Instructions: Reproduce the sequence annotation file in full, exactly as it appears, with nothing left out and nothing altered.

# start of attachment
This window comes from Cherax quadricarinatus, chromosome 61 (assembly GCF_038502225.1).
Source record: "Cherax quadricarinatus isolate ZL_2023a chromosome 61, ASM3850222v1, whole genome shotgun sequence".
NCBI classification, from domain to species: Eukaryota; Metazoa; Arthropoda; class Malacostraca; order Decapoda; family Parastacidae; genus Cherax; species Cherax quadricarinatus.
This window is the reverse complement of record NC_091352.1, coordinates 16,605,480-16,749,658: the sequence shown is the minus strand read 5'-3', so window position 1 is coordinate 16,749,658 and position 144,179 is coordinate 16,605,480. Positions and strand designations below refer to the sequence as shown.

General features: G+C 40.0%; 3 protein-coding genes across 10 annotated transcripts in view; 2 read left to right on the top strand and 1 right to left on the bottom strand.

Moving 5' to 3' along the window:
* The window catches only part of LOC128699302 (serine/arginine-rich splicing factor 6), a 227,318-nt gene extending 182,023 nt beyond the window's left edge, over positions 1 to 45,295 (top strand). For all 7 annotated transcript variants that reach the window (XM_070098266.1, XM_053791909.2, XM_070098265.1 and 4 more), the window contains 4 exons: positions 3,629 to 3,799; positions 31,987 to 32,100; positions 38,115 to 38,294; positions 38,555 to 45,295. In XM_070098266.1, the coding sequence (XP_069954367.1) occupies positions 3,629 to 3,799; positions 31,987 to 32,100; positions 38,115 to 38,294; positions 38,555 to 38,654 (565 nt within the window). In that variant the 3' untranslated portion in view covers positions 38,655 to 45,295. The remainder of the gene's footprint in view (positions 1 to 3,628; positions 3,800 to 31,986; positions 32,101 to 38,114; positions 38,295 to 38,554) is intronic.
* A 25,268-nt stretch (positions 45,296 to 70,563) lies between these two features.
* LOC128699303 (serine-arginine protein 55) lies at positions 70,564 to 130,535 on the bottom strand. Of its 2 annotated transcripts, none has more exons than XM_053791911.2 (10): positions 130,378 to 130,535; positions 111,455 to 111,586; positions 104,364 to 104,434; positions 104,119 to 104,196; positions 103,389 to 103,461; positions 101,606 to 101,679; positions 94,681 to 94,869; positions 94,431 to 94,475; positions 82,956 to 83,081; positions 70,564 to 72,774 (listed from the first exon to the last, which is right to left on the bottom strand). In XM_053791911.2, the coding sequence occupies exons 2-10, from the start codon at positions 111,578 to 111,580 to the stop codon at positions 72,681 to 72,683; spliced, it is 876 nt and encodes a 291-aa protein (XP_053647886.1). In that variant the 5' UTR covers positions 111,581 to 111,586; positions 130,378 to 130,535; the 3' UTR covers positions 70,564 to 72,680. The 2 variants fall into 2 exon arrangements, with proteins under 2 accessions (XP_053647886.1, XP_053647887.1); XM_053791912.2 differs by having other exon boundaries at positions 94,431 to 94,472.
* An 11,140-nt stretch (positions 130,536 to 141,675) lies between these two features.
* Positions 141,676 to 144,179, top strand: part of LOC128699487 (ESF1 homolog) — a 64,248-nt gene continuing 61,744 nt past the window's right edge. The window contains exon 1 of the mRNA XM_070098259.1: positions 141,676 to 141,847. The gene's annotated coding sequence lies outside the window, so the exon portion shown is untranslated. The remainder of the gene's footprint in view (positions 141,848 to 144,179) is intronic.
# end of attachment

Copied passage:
This window comes from Cherax quadricarinatus, chromosome 61 (assembly GCF_038502225.1).
Source record: "Cherax quadricarinatus isolate ZL_2023a chromosome 61, ASM3850222v1, whole genome shotgun sequence".
NCBI classification, from domain to species: Eukaryota; Metazoa; Arthropoda; class Malacostraca; order Decapoda; family Parastacidae; genus Cherax; species Cherax quadricarinatus.
This window is the reverse complement of record NC_091352.1, coordinates 16,605,480-16,749,658: the sequence shown is the minus strand read 5'-3', so window position 1 is coordinate 16,749,658 and position 144,179 is coordinate 16,605,480. Positions and strand designations below refer to the sequence as shown.

General features: G+C 40.0%; 3 protein-coding genes across 10 annotated transcripts in view; 2 read left to right on the top strand and 1 right to left on the bottom strand.

Moving 5' to 3' along the window:
* The window catches only part of LOC128699302 (serine/arginine-rich splicing factor 6), a 227,318-nt gene extending 182,023 nt beyond the window's left edge, over positions 1 to 45,295 (top strand). For all 7 annotated transcript variants that reach the window (XM_070098266.1, XM_053791909.2, XM_070098265.1 and 4 more), the window contains 4 exons: positions 3,629 to 3,799; positions 31,987 to 32,100; positions 38,115 to 38,294; positions 38,555 to 45,295. In XM_070098266.1, the coding sequence (XP_069954367.1) occupies positions 3,629 to 3,799; positions 31,987 to 32,100; positions 38,115 to 38,294; positions 38,555 to 38,654 (565 nt within the window). In that variant the 3' untranslated portion in view covers positions 38,655 to 45,295. The remainder of the gene's footprint in view (positions 1 to 3,628; positions 3,800 to 31,986; positions 32,101 to 38,114; positions 38,295 to 38,554) is intronic.
* A 25,268-nt stretch (positions 45,296 to 70,563) lies between these two features.
* LOC128699303 (serine-arginine protein 55) lies at positions 70,564 to 130,535 on the bottom strand. Of its 2 annotated transcripts, none has more exons than XM_053791911.2 (10): positions 130,378 to 130,535; positions 111,455 to 111,586; positions 104,364 to 104,434; positions 104,119 to 104,196; positions 103,389 to 103,461; positions 101,606 to 101,679; positions 94,681 to 94,869; positions 94,431 to 94,475; positions 82,956 to 83,081; positions 70,564 to 72,774 (listed from the first exon to the last, which is right to left on the bottom strand). In XM_053791911.2, the coding sequence occupies exons 2-10, from the start codon at positions 111,578 to 111,580 to the stop codon at positions 72,681 to 72,683; spliced, it is 876 nt and encodes a 291-aa protein (XP_053647886.1). In that variant the 5' UTR covers positions 111,581 to 111,586; positions 130,378 to 130,535; the 3' UTR covers positions 70,564 to 72,680. The 2 variants fall into 2 exon arrangements, with proteins under 2 accessions (XP_053647886.1, XP_053647887.1); XM_053791912.2 differs by having other exon boundaries at positions 94,431 to 94,472.
* An 11,140-nt stretch (positions 130,536 to 141,675) lies between these two features.
* Positions 141,676 to 144,179, top strand: part of LOC128699487 (ESF1 homolog) — a 64,248-nt gene continuing 61,744 nt past the window's right edge. The window contains exon 1 of the mRNA XM_070098259.1: positions 141,676 to 141,847. The gene's annotated coding sequence lies outside the window, so the exon portion shown is untranslated. The remainder of the gene's footprint in view (positions 141,848 to 144,179) is intronic.